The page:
Cause of patch formation was investigated on a 7.2 ha study area in Sylvania Wilderness Area, a primary forest remnant in Upper Michigan comprising a mosaic of hemlock, sugar maple, and mixed-forest patches. Spatial autocorrelation analysis of the stem map indicated that, although most species pairs have a neutral association between canopy trees and understory trees of other species, hemlock and sugar maple canopy trees both have strong positive self association and negative reciprocal association with each other. No species pairs have a positive reciprocal association on regeneration with each other. MOSAIC, a Markov simulation model in which transition probabilities depend on neighborhood species composition, shows that the negative reciprocal association between hemlock and sugar maple of the intensity observed in this study, could lead to spatial separation into monodominant patches over long time periods (3000 yr). The mixed-forest patches are along spatial continua of varying steepness between sugar maple and hemlock patches. Interactions sugar maple and hemlock overstory and understory trees, along with the pattern of invasion of hemlock, provide a reasonable explanation for the patch structure. Pedological, topographical, and disturbance history differences do not coincide with the location of patches within upland forests on the study area.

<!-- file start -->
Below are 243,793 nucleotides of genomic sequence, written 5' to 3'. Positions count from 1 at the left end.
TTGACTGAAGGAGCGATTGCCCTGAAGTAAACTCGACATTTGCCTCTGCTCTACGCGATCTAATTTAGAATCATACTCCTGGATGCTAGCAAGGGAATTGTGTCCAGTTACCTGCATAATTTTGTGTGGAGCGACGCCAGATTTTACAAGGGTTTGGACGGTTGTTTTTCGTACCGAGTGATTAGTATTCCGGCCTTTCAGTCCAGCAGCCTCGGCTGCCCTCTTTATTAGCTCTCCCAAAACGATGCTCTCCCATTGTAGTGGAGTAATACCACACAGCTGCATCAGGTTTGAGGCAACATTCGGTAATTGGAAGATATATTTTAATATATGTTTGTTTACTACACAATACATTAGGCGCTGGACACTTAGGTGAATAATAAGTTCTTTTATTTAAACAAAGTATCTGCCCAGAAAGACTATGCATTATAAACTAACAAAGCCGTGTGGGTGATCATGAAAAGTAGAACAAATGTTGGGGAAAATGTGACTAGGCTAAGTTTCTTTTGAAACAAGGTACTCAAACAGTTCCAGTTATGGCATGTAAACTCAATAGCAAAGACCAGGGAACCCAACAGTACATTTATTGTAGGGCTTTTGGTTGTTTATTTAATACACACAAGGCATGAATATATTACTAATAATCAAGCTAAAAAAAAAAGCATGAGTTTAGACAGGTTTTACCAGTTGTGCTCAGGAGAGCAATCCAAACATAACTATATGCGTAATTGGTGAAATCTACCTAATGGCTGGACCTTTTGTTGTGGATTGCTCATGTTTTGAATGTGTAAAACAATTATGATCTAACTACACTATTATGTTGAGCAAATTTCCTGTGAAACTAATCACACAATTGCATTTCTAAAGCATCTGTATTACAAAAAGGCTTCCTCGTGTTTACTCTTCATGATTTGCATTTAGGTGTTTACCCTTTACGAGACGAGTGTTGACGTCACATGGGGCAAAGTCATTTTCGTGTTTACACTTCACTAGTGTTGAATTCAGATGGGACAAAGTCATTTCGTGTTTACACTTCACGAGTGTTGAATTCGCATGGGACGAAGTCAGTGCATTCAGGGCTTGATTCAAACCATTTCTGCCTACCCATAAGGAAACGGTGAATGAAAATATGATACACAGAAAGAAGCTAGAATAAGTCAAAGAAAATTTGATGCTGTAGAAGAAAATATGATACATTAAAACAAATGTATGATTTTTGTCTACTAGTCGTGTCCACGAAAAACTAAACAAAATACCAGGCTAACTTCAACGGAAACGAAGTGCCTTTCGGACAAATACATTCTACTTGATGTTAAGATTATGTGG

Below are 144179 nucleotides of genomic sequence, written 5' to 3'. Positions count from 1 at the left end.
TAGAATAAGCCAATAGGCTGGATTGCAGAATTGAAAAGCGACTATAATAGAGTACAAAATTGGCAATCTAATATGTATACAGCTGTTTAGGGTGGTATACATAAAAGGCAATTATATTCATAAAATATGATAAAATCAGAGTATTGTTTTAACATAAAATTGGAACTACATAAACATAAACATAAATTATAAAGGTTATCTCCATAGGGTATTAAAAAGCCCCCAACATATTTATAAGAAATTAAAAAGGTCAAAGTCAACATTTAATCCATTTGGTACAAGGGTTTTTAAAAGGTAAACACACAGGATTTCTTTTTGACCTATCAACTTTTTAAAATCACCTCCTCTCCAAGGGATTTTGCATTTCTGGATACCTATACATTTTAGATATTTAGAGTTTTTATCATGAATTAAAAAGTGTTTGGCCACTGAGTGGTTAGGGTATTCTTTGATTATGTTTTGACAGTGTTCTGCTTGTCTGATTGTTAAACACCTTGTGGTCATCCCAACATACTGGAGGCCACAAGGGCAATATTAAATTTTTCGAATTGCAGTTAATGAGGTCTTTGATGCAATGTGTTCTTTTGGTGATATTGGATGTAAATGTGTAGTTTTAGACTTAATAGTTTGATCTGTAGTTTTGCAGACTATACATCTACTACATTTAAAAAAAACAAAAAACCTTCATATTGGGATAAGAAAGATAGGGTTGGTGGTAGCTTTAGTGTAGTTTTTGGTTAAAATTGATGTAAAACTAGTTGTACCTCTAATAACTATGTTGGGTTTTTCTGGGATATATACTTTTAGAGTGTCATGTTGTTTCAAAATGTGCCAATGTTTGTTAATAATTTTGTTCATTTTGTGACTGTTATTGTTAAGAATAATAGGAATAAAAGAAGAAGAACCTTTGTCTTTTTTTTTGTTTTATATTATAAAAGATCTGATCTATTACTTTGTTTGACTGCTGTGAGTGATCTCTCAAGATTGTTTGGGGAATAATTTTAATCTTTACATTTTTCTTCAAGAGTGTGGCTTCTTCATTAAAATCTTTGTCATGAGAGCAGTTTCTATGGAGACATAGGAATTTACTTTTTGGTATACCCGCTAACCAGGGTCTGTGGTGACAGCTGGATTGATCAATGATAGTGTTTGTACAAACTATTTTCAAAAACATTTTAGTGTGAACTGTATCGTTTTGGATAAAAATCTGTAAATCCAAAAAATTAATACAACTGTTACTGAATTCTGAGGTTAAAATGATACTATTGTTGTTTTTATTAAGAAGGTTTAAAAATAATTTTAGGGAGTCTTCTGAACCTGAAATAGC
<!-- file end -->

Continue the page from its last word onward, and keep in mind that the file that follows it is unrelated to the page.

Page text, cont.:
Frelich, Lee E., et al. "Patch Formation and Maintenance in an Old-Growth Hemlock-Hardwood Forest." Ecology 74.2 (1993): 513-27.
Frelich, Lee E.; Calcote, Randy R.; Davis, Margaret B.; Pastor, John.
Patch formation and maintenance in an old-growth hemlock-hardwood forest.
Retrieved from the University of Minnesota Digital Conservancy,
Content distributed via the University of Minnesota's Digital Conservancy may be subject to additional license and use restrictions applied by the depositor.